Well…mildly profane ones. Especially “damn”, “damned”, or “damn it!”.
Until the early 1970’s, I believe you could never say such words on US television (except in some religious contexts). Also, when Clark Gable said “Frankly my dear, I don’t give a damn” as Rhett Butler in Gone With The Wind, the producers were fined $5,000 dollars! That pretty much kept the word out of American films for another 20 or so years.
Also, at least at the elementary level, our teachers didn’t let us use those words either. And in some older books I’ll even see “d—ed” or “h—” in print.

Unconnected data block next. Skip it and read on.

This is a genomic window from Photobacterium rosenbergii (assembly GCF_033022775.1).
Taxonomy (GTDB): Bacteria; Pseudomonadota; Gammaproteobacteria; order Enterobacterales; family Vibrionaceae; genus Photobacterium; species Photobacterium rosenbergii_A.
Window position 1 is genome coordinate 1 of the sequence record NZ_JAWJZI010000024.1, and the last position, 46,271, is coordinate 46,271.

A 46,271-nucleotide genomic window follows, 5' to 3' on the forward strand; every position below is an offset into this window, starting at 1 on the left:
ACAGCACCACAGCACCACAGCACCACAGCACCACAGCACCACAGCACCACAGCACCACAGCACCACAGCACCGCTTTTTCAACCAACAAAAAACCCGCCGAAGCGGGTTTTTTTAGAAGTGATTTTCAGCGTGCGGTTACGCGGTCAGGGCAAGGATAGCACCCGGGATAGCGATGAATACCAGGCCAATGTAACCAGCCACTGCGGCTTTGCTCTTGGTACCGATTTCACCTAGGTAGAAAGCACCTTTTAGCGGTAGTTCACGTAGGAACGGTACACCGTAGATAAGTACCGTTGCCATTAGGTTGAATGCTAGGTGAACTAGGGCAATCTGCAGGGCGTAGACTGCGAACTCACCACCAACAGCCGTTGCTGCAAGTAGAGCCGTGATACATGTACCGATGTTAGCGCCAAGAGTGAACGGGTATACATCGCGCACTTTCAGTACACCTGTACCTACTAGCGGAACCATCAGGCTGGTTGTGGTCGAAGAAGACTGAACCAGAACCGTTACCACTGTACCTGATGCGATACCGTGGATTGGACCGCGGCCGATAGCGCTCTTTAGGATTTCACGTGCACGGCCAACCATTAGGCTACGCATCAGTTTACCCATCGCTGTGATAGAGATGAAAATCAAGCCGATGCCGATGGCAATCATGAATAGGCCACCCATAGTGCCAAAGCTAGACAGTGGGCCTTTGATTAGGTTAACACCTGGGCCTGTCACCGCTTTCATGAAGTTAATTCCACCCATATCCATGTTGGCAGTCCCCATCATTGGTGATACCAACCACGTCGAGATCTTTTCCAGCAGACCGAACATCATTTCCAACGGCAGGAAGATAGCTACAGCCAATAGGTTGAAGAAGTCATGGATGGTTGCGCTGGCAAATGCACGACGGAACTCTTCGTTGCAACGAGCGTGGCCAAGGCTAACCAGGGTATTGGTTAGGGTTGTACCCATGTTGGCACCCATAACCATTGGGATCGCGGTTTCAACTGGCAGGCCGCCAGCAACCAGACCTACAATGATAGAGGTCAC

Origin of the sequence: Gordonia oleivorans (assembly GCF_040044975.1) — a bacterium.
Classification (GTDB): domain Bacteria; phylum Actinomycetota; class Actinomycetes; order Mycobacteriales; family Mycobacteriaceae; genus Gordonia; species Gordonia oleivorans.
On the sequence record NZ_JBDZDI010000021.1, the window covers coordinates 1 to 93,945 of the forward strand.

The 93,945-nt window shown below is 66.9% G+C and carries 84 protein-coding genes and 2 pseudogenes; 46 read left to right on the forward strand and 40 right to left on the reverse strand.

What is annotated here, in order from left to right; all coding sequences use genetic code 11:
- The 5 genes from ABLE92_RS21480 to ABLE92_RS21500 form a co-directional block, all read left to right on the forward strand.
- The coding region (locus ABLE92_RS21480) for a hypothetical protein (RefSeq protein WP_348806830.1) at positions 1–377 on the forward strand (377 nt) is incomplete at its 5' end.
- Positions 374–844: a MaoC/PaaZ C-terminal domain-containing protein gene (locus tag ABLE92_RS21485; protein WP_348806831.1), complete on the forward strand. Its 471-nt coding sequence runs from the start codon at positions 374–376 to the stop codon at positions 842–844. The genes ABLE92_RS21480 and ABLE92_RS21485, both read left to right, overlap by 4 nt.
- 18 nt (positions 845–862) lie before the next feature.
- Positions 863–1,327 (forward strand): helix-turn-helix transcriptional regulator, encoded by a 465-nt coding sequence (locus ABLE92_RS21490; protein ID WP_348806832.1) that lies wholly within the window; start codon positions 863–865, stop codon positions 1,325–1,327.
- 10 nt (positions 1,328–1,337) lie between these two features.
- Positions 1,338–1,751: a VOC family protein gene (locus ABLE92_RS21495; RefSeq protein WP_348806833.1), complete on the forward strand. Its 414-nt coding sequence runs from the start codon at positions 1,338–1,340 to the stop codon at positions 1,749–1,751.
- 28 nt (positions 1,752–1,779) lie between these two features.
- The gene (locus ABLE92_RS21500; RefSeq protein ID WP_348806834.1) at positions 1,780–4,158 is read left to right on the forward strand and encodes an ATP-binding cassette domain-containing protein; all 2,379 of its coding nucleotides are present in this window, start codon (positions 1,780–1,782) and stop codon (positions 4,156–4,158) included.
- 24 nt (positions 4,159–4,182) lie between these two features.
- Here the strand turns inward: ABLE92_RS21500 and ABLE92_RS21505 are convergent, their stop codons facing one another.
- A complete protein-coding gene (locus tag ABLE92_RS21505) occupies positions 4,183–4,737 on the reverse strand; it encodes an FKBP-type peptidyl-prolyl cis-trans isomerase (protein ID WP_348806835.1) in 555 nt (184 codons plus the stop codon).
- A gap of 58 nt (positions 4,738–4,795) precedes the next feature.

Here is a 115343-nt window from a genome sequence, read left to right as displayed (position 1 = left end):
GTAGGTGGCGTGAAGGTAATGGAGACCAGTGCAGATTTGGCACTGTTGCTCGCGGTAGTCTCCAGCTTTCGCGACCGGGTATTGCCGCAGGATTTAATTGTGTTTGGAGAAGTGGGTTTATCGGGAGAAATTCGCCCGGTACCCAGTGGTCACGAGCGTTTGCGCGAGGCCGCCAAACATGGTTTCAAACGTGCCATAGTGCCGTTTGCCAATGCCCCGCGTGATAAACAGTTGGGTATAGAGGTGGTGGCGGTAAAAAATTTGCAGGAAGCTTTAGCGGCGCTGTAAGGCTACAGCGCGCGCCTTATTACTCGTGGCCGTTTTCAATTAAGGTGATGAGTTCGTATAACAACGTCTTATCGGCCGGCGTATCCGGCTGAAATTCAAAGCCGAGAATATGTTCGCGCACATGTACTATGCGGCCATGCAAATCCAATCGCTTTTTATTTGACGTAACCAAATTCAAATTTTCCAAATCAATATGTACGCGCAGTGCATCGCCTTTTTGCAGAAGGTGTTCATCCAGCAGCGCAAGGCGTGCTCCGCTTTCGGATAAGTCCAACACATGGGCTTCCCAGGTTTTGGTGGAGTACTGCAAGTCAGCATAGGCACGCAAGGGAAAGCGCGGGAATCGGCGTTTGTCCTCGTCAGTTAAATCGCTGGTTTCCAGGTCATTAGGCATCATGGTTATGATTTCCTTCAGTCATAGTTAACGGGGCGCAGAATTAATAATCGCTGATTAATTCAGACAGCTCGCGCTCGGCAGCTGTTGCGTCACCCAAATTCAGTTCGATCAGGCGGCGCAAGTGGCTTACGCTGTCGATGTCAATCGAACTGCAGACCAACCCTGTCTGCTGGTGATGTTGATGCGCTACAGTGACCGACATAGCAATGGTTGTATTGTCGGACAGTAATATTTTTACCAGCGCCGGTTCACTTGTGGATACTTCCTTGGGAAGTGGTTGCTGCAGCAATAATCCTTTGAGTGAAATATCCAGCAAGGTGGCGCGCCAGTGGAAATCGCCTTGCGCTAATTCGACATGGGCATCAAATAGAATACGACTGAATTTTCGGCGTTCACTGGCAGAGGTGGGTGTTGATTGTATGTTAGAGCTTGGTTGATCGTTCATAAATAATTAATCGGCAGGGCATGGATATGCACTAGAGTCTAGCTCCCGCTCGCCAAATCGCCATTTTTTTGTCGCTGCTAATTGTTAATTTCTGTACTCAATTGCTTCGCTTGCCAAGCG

I suppose both might be slightly strong words due to their religious meaning - but so many other like words weren’t censored. Since Shakespeare surely used such words with impunity (“Out, out damned spot”), I imagine that it was a later set of attitudes that caused these words to become "dirty
". Is it a puritan legacy? Did Queen Victoria faint at the mention of Hell? Did or do British people get so fussy over such words (Aussies sure don’t seem to care), or is this an entirely AMerican problem?